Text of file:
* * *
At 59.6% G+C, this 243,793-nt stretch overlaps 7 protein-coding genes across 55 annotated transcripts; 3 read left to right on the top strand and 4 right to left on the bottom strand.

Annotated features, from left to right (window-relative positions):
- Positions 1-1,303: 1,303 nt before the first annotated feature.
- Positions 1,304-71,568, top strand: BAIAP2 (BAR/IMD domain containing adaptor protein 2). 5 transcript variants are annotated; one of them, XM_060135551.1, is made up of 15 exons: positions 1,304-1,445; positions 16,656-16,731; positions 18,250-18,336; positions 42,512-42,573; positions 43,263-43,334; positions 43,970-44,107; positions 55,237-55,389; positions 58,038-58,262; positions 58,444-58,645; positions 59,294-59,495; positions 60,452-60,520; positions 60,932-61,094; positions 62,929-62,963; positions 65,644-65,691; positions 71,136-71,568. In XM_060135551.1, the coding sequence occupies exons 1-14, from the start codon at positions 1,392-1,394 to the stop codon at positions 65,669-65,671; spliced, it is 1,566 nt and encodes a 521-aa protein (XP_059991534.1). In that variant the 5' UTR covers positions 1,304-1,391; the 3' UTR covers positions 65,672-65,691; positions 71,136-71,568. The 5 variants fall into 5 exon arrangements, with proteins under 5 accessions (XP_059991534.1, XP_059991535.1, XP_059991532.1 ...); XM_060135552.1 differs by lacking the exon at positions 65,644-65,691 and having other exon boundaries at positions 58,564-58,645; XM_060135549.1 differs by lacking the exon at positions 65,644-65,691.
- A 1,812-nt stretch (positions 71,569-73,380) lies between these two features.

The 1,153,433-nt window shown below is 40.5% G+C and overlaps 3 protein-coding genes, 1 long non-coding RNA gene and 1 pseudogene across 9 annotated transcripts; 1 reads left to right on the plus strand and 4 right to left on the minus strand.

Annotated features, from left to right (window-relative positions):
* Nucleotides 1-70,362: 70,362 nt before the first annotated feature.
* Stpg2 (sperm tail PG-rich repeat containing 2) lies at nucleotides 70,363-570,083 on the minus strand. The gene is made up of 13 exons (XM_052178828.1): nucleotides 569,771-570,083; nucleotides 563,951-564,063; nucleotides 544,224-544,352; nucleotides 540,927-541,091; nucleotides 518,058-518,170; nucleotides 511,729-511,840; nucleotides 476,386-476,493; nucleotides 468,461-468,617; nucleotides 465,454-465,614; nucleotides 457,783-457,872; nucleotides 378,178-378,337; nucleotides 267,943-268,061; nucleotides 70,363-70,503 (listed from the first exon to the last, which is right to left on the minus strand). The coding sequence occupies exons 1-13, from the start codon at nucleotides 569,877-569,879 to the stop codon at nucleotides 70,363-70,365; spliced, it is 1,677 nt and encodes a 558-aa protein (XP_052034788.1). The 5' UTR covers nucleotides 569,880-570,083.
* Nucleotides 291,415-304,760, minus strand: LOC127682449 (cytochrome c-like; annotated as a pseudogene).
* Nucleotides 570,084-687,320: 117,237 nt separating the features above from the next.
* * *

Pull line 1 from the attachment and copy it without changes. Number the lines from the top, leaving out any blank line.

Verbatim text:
At 59.6% G+C, this 243,793-nt stretch overlaps 7 protein-coding genes across 55 annotated transcripts; 3 read left to right on the top strand and 4 right to left on the bottom strand.